After Bob Welch departed in 1974, Fleetwood Mac needed a new guitarist and songwriter, and impressed by Lindsey Buckingham's guitar solo on a track called 'Frozen Love' from 1973's 'Buckingham Nicks' album, Mick Fleetwood asked him to join the band. Buckingham said yes - as long as Nicks, then his romantic and musical partner, could join too. The band's classic "Rumours-era" lineup was now complete. Interestingly, the band's self-titled 1975 album wasn't an instant success, instead taking over a year to climb to the top of the US charts. By this point, three of its singles had become big hits - Nicks' witchy 'Rhiannon' and McVie's typically catchy 'Say You Love Me' and 'Over My Head' - but 'Fleetwood Mac' is packed with terrific album tracks too. Buckingham shows off his rock chops on 'I'm So Afraid' and pop smarts on 'Monday Morning', while Nicks' 'Landslide', on which she movingly confronts her own mortality, only gets more devastating with time.

3. 'Tango In The Night'

Arriving five years after 1982's underwhelming 'Mirage', 'Tango In The Night' was designed to give Fleetwood Mac a proper comeback and it delivered, selling over 15m copies worldwide - the band's best sales figures since 1977's 'Rumours'. Two of Christine McVie's tunes, 'Little Lies' and 'Everywhere', became huge hits, but Buckingham's offerings 'Family Man', 'Caroline' and 'Big Love' are just as infectious. Stevie Nicks was battling drug addiction while the album was being recorded, so it's understandable that her star doesn't shine its brightest, but 'Seven Wonders' is surely one of her most underrated songs. Though 'Tango In The Night' is sometimes marred by some clunky-sounding '80s production, the mostly stellar songcraft more than compensates.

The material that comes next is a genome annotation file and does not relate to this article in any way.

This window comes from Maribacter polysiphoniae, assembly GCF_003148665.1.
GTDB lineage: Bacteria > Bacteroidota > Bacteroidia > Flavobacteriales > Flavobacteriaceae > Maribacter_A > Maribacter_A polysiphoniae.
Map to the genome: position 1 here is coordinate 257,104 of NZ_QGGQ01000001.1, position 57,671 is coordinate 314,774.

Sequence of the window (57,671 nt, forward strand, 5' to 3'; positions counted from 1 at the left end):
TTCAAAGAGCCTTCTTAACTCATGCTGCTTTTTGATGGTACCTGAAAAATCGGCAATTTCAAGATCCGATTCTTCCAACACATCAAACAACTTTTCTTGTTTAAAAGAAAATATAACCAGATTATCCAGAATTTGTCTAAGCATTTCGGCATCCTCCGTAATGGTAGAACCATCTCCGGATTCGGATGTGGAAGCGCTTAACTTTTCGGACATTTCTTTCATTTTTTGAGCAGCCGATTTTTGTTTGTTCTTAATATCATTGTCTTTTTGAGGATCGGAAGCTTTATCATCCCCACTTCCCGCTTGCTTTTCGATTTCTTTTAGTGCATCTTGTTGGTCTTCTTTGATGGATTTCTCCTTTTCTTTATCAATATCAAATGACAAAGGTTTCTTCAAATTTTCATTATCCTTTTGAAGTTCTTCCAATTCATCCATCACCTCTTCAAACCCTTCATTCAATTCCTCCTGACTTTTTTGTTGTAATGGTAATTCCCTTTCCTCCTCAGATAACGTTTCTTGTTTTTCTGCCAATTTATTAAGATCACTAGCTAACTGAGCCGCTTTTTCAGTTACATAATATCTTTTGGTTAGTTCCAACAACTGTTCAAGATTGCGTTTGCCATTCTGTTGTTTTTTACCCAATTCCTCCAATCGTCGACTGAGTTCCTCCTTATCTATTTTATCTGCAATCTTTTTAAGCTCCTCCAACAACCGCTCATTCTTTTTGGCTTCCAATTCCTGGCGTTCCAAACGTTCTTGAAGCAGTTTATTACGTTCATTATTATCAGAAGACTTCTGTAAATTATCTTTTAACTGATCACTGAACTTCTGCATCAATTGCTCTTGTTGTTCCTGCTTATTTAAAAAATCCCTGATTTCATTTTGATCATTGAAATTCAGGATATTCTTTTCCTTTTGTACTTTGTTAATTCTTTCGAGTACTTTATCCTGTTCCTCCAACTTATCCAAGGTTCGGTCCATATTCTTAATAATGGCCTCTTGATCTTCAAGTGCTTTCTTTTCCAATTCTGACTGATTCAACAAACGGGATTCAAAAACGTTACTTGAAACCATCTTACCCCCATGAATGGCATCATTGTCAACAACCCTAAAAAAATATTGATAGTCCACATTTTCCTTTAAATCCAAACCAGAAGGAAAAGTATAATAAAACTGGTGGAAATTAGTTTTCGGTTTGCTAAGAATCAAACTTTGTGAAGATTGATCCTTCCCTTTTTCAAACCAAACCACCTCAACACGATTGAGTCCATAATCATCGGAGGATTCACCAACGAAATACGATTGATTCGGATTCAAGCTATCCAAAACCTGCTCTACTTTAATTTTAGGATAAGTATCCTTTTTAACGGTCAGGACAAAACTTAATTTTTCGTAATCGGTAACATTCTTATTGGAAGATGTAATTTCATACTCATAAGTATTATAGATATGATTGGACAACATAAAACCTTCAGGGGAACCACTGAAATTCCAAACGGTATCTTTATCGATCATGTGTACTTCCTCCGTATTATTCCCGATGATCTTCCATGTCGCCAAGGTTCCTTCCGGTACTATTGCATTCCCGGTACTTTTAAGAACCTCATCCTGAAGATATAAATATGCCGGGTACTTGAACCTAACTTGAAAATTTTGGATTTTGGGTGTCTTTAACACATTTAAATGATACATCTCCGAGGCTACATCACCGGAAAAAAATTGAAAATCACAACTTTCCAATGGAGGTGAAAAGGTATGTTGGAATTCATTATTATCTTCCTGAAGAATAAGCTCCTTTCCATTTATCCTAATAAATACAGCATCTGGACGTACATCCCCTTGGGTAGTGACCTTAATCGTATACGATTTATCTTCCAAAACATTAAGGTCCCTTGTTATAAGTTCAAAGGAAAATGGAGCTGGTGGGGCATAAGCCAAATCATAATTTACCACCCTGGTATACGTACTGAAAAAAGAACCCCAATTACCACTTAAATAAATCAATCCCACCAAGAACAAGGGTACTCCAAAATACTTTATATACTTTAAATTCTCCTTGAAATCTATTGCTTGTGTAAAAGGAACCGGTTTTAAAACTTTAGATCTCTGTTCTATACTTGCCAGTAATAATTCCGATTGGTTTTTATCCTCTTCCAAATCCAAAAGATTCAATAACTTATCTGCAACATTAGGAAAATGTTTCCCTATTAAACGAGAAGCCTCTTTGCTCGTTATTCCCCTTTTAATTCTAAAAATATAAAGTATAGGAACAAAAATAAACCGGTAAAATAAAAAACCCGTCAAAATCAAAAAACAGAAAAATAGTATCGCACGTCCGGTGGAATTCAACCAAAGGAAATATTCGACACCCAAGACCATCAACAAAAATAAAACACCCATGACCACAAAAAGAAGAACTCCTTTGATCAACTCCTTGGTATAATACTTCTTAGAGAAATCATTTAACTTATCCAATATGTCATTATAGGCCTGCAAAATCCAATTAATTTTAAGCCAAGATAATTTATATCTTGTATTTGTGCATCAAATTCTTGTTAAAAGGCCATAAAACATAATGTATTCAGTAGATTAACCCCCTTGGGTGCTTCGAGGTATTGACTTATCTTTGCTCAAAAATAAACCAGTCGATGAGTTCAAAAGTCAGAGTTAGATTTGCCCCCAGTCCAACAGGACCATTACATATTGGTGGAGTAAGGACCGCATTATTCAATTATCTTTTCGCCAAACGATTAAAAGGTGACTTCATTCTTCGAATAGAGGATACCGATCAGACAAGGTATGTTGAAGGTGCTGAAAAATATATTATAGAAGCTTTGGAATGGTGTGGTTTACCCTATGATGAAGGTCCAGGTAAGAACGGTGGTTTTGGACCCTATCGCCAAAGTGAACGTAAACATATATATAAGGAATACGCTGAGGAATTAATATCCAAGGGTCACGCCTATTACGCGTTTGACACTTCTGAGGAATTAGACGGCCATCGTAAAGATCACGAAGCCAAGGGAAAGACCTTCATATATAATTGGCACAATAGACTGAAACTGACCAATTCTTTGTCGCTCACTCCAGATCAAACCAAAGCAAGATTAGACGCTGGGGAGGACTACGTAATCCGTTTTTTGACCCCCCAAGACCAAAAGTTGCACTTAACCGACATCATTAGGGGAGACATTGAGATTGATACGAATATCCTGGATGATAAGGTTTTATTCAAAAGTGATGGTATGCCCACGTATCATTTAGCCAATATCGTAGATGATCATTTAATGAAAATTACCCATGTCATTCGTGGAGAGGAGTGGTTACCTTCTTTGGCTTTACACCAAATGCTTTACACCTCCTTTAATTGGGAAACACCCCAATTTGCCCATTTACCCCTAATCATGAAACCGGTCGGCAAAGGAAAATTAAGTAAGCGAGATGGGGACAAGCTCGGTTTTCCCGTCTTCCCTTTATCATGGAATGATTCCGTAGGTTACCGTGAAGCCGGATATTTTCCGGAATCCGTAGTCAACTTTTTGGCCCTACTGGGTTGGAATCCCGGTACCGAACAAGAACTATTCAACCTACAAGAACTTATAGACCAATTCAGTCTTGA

2. 'Tusk'

Following the phenomenal success of 'Rumours', Fleetwood Mac could have tried to churn out a radio-friendly replica LP. Instead, they made this audaciously strange, extravagantly sprawling double album, which cost over $1 million to record, making it the most expensive rock record ever when it was released in 1979. Lindsey Buckingham spearheaded the band's new experimental streak, later describing his ethos during the album's creation as: "Let's subvert the norm. Let's slow the tape machine down, or speed it up, or put the mike on the bathroom floor and sing and beat on, uh, a Kleenex box! My mind was racing." Consequently 'Tusk' is filled with sounds that proved kind of shocking to fans who'd been seduced by the polished soft rock of 'Rumours' - 'Not That Funny' has jagged new wave guitar riffs; 'That's All For Everyone' is coated in reverb and the title track features backing from an actual marching band. It's an exhilarating mess, basically, but one packed with fantastic Fleetwood Mac deep cuts like Stevie Nicks' affecting 'Angel' and properly spooky 'Sisters Of The Moon'.



1. 'Rumours'

Was our Number One ever in doubt? Released in 1977, 'Rumours' is Fleetwood Mac's undisputed masterpiece - a Grammy-winning, 40 million-selling pop culture phenomenon that turned the band into an institution that still fills arenas nearly 40 years later. The songs, obviously, are brilliant, but iconic hits like 'Dreams', 'Don't Stop' and 'Go Your Own Way' hit so hard because they're filled with genuine emotional turmoil - 'Rumours' was recorded in the wake of Christine and John McVie's divorce and a particularly turbulent patch in Stevie Nicks and Lindsey Buckingham's on-off relationship. Though it's ostensibly a "soft rock" album, there's nothing "soft" about 'Rumours' really - Buckingham's 'Second Hand News' and 'Never Going Back Again' pair pretty melodies with scathing lyrics; 'The Chain' has a thrilling mid-song tempo change that even the BBC's Formula One coverage couldn't ruin, and Nicks' 'Gold Dust Woman' is such a great song about self-destruction and drug abuse, Courtney Love covered it with Hole two decades later.